Given the stock market rally and rise in Treasury yields we have seen since the election, many economists and investors probably are not paying too much attention to economic reports that cover October and prior months. But what if one of those reports of pre-election time periods implied that the bump in inflation seen in recent months was already coming back down?
The U.S. Department of Labor has released its producer price index (PPI) for final demand, and the headline monthly reading was flat at 0.0%. Bloomberg had been calling for a gain of 0.3%, the same as the September headline PPI report.
Then there is the core reading of PPI, which excludes food and energy with the aim of smoothing out volatility. This core reading went in the red zone here in October: −0.2%. Bloomberg called for a reading of 0.2%, consistent with the September reading.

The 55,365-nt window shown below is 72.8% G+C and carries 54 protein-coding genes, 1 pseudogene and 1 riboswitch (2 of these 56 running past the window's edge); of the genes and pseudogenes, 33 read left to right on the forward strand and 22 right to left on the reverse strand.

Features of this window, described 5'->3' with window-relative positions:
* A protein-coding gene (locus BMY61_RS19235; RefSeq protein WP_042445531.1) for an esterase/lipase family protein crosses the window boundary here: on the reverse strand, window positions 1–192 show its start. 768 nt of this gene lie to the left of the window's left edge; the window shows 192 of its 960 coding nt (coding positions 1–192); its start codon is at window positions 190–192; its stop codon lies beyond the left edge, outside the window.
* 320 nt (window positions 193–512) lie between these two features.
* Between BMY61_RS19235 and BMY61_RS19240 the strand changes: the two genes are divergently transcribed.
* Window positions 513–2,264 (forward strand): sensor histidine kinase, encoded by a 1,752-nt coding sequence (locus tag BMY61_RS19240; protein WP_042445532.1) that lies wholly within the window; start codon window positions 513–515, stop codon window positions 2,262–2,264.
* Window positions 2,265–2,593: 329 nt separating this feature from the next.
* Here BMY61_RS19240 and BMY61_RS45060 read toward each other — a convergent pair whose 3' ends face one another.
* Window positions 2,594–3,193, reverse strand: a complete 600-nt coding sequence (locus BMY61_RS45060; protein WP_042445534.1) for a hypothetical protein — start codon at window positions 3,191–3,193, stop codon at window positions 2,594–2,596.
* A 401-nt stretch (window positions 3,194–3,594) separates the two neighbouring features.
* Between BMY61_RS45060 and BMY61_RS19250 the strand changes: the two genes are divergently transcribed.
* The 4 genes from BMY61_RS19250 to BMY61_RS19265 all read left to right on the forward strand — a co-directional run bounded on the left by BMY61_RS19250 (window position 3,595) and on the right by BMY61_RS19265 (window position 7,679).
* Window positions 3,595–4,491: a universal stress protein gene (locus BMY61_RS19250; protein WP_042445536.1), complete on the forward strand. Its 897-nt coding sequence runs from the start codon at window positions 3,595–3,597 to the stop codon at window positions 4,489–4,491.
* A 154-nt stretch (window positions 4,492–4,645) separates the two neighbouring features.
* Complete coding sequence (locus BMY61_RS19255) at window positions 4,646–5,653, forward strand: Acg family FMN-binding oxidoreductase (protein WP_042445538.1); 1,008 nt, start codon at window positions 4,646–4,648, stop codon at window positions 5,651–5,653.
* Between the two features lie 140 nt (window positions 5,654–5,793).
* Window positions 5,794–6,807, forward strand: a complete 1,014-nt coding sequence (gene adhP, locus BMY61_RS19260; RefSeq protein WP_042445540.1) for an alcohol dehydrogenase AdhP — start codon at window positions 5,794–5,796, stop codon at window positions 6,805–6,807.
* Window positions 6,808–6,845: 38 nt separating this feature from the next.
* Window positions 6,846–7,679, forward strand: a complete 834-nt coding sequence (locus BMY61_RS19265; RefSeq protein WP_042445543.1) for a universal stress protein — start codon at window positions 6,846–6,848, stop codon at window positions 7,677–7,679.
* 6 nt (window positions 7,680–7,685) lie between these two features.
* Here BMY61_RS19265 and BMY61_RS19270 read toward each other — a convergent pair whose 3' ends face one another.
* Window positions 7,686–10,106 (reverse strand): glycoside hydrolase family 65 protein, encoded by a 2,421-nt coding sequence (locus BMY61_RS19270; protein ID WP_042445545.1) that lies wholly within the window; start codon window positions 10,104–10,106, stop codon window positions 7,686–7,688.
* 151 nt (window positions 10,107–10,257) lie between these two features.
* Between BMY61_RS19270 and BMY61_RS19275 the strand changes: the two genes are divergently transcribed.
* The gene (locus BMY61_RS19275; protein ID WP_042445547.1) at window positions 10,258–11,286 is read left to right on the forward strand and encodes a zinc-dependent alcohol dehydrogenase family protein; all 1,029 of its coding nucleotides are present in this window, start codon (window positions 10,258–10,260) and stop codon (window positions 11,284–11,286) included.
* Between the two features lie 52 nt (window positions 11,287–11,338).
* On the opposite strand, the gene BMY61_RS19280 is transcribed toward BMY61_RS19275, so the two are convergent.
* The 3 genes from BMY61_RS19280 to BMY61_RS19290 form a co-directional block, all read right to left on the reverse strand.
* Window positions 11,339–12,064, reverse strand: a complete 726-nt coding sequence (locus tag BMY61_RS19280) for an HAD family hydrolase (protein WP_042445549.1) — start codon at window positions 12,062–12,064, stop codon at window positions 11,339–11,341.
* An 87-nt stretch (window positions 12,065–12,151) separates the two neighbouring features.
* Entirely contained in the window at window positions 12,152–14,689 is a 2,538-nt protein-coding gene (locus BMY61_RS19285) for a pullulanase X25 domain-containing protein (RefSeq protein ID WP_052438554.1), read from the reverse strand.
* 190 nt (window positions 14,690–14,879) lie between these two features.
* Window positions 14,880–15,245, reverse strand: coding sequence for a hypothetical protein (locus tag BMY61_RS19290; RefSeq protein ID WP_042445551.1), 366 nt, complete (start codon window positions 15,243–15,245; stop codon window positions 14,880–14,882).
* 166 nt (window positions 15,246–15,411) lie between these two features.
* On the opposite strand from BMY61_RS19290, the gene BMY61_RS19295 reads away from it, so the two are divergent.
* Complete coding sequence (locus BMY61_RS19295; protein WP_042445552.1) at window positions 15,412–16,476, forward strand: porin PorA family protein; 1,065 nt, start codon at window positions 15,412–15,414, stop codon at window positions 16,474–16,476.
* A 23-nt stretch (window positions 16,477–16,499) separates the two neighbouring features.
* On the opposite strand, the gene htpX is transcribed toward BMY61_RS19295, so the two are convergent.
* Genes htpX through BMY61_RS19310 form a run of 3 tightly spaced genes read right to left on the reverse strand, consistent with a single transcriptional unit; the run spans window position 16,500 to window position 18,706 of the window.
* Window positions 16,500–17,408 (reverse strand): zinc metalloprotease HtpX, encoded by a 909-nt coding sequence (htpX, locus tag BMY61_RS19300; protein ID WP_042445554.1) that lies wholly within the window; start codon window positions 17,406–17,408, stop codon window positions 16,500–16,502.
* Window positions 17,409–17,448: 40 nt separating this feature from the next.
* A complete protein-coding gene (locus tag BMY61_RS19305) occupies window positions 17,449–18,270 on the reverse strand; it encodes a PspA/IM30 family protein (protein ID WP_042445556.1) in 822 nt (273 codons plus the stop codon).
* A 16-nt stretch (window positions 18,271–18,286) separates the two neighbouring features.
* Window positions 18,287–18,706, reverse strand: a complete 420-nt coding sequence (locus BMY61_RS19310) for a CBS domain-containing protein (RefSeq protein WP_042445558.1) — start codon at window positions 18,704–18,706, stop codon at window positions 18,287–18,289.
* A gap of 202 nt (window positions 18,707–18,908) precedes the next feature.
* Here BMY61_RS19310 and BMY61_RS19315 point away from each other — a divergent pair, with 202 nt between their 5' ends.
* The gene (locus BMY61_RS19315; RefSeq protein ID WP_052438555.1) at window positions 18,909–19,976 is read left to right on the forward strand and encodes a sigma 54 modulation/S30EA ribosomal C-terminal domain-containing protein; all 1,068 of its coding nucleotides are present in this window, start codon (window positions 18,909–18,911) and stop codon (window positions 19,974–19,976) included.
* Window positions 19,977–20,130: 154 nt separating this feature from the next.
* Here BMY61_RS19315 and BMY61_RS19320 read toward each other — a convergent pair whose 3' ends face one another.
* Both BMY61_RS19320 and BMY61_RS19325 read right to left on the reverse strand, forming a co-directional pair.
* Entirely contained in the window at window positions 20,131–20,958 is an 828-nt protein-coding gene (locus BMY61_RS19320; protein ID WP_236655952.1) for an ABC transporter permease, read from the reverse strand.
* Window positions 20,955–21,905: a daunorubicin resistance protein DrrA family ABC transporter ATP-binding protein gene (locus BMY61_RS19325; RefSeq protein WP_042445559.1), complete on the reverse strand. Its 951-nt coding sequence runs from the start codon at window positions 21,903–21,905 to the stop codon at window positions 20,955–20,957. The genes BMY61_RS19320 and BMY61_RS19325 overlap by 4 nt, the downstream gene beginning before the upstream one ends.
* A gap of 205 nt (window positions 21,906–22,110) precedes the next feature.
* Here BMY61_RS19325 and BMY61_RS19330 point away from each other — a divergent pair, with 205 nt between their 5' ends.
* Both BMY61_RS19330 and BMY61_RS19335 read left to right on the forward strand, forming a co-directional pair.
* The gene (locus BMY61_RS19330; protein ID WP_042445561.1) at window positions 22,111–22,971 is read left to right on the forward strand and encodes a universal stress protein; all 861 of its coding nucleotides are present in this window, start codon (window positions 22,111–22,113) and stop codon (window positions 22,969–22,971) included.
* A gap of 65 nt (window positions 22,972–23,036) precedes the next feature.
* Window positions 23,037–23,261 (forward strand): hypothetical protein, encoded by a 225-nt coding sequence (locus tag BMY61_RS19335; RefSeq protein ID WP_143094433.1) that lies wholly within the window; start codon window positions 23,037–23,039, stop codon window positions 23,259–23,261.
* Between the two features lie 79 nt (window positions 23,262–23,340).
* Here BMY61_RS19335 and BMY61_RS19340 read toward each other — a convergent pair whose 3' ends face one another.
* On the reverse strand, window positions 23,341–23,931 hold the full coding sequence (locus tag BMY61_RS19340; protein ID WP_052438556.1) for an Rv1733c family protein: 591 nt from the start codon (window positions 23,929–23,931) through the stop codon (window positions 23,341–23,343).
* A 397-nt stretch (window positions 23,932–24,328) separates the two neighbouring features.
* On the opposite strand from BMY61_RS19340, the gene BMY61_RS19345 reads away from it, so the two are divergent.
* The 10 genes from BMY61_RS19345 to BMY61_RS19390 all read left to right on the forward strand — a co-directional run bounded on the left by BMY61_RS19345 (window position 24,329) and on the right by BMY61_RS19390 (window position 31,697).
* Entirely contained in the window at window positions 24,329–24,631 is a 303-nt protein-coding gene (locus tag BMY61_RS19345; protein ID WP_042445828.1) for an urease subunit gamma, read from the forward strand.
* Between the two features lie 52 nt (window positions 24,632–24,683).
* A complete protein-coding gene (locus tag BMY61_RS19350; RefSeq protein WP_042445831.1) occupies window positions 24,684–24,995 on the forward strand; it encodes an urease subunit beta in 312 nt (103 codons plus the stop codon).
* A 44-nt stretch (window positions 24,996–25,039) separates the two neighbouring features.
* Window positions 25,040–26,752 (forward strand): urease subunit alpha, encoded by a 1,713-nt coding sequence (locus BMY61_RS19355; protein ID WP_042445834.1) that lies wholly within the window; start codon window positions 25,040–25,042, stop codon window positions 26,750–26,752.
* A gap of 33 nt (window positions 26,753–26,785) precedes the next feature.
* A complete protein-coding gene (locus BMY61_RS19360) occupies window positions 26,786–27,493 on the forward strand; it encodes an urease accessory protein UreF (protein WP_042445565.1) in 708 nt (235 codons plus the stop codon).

Where things get more comparable and more important is on the annualized, year-over-year numbers. Headline PPI was up 0.8% in October, versus 0.7% in September. The core PPI reading (again, without food and energy) was up 1.2%.
Then there is the newer measurement for a true core reading that excludes food, energy and trade services. This deeper core reading was −0.1% in October’s monthly reading (versus a positive 0.3% in September) and was 1.6% on the year-over-year reading (versus a positive 1.5% in September).
If you break these down in non-numeric terms, the issue is that weak food and services costs acted to offset energy gains. Wholesale food prices were −0.8% in October, confirming the food deflation that grocery store executives have been discussing. Service prices were −0.3%, while energy prices were up by 2.5%, after a gain or more than 9% in gasoline.
Again, this is an October reading. It does not include the massive post-election rally and does not even include the potential bump in more spending and higher sentiment that is being seen in more live November readings.
After five straight days of a rally, and after one-hour of trading on Wednesday, the Dow was down 59 points and the S&P 500 was down four points. The yield on the 10-year Treasury yield is 2.24%, and the yield on the 30-year was last seen at 2.94%.